I personally do remember as my father in law’s father (above 100 years age) is alive and a rich source of sharing classics of Punjabi he inherited from his elders…as he often castigate upon landlords (middle men, who campaigned in favor of such recruitment and were showered with multiple rewards including arbitrary allotments of massive chunks of natives’ land) in his previous & present region by ‘metaphorically’ saying that “ay ooh ny jinha makay ty goleya chalayeya….” (they are the ones, who fought against the then Caliphate, based at Turkey and who was with Germany against the War Alliance…!

  • I am trying to trace the quote, “I am like a soap bubble, and have no hope of life!” I originally saw it quoted in The Guardian on 22 February 2014, but have been unable to trace it at the British Library website. Can you help?

  • Dear Editor

    Article ” From the war front” by Mr Mahmood Awan carried major factual and analytical errors.

    First he fallaciously claims that eight out of nine VC holders were Punjabis.This is absolutely false and incorrect .Correct figures are as below :–

    Subadar Mir DAST 55th Coke’s Rifles ( Frontier Force )-PATHAN
    Sepoy Khudadad KHAN 129th Duke of Connaught’s Own Baluchis-PUNJABI
    Darwin Sing NEGI 1st Bn, 39th Garhwal Rifles-GARHWAL-THEN UP
    Rifleman Gobar Sing NEGI 2nd Bn, 39th Garhwal Rifles-GARHWAL-UP
    Lance Dafadar Gobind SINGH 28th Light Cavalry-NAGAUR -RAJHASTAN
    Rifleman Kulbir THAPA 2nd Bn, 3rd Queen Alexandra’s Own Gurkha Rifles-GURKHA
    Sepoy Chatta SINGH 9th Bhopal Infantry-CAWNPORE-UP
    Naik Shahamad KHAN 89th Punjab Regiment-PUNJAB- PINDI
    Rifleman Karanbahadur RANA 2nd Bn, 3rd Queen Alexandra’s Own Gurkha Rifles-GURKHA

    Secondly he more shockingly claims that 61,000 something killed in WW One were Punjabis.

    These actually were more than nine nationalities from which Indian Army was recruited.

    What he does not highlight is that :—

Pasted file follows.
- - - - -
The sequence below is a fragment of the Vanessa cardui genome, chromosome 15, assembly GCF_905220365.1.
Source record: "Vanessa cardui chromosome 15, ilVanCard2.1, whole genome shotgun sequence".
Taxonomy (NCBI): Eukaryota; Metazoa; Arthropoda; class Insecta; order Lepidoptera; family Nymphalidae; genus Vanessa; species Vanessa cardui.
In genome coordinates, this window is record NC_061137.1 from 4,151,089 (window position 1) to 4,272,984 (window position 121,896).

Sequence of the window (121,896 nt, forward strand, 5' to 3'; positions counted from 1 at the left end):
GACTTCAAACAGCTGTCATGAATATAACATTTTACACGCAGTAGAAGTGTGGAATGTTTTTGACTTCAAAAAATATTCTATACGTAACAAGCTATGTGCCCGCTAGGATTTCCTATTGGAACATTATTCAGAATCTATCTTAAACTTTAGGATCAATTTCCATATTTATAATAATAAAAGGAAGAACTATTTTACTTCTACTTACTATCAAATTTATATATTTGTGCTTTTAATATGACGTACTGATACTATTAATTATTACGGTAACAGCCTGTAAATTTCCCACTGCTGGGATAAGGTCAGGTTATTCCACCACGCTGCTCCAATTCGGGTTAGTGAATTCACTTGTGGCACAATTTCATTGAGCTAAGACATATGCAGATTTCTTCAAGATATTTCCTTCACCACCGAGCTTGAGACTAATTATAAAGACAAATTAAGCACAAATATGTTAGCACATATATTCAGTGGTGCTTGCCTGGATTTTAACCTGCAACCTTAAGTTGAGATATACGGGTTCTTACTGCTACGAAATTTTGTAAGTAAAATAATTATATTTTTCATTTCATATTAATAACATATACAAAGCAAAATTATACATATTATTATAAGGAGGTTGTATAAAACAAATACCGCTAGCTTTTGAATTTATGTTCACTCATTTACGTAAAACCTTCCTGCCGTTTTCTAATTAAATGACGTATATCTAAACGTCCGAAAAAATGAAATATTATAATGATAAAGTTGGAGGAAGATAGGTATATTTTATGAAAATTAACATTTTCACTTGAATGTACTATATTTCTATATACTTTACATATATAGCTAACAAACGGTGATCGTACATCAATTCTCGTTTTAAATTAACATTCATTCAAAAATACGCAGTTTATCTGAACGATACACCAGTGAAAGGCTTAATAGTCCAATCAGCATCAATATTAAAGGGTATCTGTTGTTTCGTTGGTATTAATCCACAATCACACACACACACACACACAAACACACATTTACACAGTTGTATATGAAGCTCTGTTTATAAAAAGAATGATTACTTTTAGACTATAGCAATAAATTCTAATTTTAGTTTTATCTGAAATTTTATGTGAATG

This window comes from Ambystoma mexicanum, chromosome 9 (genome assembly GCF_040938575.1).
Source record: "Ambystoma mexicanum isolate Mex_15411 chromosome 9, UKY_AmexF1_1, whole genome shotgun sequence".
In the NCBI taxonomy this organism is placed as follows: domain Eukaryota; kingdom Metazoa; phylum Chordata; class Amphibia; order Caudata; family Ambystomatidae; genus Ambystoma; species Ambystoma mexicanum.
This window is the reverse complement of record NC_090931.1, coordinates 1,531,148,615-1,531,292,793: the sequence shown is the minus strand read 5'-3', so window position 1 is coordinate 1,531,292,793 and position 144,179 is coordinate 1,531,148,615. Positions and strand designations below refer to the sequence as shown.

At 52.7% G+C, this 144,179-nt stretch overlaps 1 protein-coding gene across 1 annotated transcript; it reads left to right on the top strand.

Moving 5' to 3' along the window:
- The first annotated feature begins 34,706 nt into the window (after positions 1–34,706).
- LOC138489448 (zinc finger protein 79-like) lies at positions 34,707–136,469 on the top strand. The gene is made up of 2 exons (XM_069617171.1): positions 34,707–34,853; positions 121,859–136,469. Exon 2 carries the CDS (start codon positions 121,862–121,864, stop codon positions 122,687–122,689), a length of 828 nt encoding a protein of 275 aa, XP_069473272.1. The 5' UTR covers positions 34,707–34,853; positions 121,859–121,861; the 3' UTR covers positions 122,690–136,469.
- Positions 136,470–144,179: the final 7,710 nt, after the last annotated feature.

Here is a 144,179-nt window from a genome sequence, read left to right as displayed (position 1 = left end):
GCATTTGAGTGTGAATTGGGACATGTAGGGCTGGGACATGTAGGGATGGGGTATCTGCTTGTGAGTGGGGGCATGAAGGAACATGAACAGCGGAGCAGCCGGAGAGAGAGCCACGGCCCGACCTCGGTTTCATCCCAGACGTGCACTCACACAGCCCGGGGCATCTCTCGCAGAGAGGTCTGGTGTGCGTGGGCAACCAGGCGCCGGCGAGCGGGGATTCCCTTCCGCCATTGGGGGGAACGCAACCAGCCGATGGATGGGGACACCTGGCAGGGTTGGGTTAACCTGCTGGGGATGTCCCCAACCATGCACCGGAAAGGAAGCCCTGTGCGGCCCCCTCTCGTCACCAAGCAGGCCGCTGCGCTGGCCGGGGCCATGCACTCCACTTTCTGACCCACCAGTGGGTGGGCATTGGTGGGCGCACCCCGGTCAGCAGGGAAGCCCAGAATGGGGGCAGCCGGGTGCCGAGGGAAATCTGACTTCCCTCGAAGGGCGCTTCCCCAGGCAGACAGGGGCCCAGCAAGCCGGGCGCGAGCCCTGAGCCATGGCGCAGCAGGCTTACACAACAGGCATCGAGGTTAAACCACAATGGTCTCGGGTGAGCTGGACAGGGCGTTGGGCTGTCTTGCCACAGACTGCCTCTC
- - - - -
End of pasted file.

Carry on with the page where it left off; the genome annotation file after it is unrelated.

Punjabis were most loyal to British , for various reasons, outside this article.This is more true for Muslims and less for Sikhs whose quota , highest in fighting arms was reduced as result of first world war political dissent , particularly mutiny in my regiment 11 Cavalry (23 Cavalry then).All rebels were Sikhs barring one Punjabi Muslim who was from Gujranwala.
    Such was the Punjabi loyalty that when two Pathan squadrons of 15 Lancers created trouble the two Punjabi squadrons stayed loyal.
    Maximum Punjabis were recruited as recruitment was not voluntary but by quotas and Punjabi quota in Indian Army was highest ( only after 1885).
    On the whole a good article but his assertions about VCs and Punjabis being 61,000 Killed is firstly incorrect and secondly disgraceful to at least half or 40 % of 61,000 Indians killed in WW One who were not Punjabis at all.

    It appears that NEWS does not have competent editorial staff to check accuracy of articles.

    A.H Amin

    • Mahmood bhai is absolutely right in the regard that Punjabis (of all backgrounds) sacrificed the most in British Indian army during both world war 1 and world war 2.

      now regarding your claims of who can be considered a Punjabi? well Haryana and Himachal were part and parcel of a united Punjab. Haryana, Himachal, Indian Punjab are all inter connected. Even Jammu, Azad Kashmir, half of KPK are Punjabi speaking areas with regional dialects of Pothohari, Hindko, Saraiki, Pahari zubans as well as various others.

      All those who won Victoria crosses from former united Punjab were classified as Punjabis. doesn’t matter if it was a jat from Haryana, rajput/jat from Pothohar or a Sikh from Doab. Only now in modern terms due to political/linguistic divisions of former Punjab are they classified in separate categories, today.

      All together in both world war 1 and world war 2, out of the Punjabi communities, Punjabi Musalmans won 5 VCS , 4 were Sikhs Punjabis, and 4 were of Hindu Punjabis (it could go up to 5 since Prakash Singh chib came from Punjabi speaking Chib tribe but he was from Jammu which was under Dogra rule)

      And when I speak of “Punjabi Muslims” I mean Punjabi Muslims of non Pashtun ethnic background.

      Furthermore 9 out of 11 Nishan-e-Haiders (Pak’s highest award for bravery) have been won by Punjabi Muslims of pure tribes like bhatti, Awan, jatt, Gujjar, janjua and other rajputs.

      JUST 1 is a pathan and the other is from Hunza Baltistan. Also only 2 Victoria crosses have been awarded to Pashtuns each in WW1 and WW2.

      Now regarding Punjabi or Punjabi Muslims total Loyalty to the British. Here again your chauvinist agenda against Pak Punjabis has been exposed.
      Punjabi or Punjabi Muslim loyalty to the british was not guaranteed nor unlimited. Just as you pointed out Sikh reduction in recruitment by British was deliberate therefore Sikhs should not claim wholeheartedly that they supported the british throughout. i.e. 60% of INA was made up of Sikhs.

      Similarly your history of 1857 and Punjabis is totally wrong. Areas of Punjab played a major part in the revolt of 1857. E.g. the Abbasis of Muree and Rawalpindi rose up in rebellion. The gujjars of Jehlum-Gujrat wrecked havoc in the area. There were also disturbances in Sialkot/jammu sectors and in Lahore/Amritsar Indian sipahis both Muslim/Hindu were forcefully disarmed at gunpoint under the barrels of cannons.